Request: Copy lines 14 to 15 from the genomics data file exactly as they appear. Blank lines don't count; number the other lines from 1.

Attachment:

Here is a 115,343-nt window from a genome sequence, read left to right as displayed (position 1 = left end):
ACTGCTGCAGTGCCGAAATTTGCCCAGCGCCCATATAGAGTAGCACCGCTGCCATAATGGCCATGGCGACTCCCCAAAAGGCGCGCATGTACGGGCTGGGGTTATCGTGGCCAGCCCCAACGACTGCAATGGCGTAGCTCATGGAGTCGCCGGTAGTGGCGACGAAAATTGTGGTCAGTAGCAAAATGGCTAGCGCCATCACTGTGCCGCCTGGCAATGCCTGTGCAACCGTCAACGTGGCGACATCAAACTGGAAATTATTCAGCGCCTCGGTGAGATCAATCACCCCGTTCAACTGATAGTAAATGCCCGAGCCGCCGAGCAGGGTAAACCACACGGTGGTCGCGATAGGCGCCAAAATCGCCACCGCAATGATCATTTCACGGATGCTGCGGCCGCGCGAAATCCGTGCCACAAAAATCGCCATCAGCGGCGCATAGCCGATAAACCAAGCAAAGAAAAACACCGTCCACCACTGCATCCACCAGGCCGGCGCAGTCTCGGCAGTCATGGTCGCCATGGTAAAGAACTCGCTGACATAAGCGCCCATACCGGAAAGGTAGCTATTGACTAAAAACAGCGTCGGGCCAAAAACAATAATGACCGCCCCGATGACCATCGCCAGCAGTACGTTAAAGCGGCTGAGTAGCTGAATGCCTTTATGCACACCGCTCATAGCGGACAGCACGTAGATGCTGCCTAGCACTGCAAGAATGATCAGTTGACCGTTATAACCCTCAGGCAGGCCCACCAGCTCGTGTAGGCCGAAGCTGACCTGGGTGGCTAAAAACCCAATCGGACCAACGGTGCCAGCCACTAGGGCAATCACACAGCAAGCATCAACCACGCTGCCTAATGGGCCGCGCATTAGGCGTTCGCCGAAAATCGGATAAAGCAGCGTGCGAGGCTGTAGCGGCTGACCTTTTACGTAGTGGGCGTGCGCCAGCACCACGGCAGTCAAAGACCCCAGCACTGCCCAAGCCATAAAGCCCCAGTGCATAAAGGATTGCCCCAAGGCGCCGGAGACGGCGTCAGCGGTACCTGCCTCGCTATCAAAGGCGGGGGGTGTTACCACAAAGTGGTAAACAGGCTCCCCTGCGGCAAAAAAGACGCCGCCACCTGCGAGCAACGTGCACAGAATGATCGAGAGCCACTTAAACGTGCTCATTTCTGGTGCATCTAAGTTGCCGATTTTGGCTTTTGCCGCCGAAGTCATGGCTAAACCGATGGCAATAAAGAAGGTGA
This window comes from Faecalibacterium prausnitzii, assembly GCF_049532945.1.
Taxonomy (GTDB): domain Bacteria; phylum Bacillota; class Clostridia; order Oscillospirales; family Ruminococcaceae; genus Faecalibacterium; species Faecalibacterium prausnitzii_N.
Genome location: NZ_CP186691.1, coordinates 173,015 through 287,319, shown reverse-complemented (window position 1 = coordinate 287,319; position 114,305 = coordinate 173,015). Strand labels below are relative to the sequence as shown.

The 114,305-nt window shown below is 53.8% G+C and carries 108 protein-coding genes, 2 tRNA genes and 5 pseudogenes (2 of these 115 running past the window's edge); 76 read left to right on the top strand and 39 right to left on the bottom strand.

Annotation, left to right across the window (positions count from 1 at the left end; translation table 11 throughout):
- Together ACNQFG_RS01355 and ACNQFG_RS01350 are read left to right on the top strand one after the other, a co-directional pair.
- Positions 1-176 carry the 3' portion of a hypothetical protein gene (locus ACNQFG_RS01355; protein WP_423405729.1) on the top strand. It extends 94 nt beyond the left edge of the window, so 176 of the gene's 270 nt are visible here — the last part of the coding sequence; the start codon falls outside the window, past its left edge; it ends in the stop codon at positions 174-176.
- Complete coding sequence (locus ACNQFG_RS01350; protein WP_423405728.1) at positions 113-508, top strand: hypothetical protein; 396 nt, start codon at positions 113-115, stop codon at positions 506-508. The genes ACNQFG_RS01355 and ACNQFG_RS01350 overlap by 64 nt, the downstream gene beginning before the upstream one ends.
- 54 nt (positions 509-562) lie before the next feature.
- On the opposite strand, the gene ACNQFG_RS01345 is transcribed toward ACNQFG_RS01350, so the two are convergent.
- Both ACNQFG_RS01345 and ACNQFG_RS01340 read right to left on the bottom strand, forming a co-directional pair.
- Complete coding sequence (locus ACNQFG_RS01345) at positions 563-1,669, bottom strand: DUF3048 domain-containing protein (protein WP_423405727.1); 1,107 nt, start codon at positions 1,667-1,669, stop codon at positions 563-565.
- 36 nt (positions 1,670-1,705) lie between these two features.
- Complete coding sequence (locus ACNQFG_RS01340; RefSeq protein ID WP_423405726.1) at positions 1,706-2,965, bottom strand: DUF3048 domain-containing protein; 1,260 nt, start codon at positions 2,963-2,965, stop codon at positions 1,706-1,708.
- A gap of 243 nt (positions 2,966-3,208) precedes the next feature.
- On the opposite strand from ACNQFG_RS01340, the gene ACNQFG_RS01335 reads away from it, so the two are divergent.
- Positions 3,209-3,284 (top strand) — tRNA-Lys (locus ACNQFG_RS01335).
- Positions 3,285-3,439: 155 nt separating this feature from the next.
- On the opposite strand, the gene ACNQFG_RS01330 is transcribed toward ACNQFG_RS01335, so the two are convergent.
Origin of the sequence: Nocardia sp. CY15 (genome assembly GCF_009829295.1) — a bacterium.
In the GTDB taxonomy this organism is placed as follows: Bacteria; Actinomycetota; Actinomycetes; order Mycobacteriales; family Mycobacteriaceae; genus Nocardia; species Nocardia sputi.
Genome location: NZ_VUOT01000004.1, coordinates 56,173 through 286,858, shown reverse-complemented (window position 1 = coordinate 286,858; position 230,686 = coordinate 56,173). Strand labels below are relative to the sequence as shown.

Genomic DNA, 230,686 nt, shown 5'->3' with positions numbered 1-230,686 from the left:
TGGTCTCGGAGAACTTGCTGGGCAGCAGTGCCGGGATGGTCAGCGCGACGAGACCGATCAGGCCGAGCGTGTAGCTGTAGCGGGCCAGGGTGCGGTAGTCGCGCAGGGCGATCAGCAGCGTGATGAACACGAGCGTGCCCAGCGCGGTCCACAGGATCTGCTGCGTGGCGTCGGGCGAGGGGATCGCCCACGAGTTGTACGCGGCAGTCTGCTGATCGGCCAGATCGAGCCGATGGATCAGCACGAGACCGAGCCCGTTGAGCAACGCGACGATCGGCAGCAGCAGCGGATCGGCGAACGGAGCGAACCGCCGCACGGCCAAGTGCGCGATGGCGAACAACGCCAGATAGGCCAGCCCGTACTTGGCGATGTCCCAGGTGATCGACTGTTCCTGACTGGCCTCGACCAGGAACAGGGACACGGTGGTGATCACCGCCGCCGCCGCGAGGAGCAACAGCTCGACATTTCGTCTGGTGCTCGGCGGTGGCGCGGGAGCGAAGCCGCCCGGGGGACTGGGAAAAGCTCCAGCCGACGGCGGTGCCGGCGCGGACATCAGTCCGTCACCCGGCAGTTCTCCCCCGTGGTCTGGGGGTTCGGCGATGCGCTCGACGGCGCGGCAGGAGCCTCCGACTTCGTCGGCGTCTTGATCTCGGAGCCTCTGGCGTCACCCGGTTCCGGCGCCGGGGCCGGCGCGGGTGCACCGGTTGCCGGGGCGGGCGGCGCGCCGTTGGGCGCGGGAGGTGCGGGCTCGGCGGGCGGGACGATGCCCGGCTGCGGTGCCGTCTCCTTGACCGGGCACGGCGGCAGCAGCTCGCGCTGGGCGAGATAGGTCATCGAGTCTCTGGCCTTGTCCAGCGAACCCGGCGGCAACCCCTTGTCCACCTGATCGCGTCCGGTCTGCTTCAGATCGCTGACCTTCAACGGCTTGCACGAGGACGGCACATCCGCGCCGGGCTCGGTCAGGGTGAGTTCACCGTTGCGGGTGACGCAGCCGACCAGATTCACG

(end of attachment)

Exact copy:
- Complete coding sequence (locus ACNQFG_RS01345) at positions 563-1,669, bottom strand: DUF3048 domain-containing protein (protein WP_423405727.1); 1,107 nt, start codon at positions 1,667-1,669, stop codon at positions 563-565.
- 36 nt (positions 1,670-1,705) lie between these two features.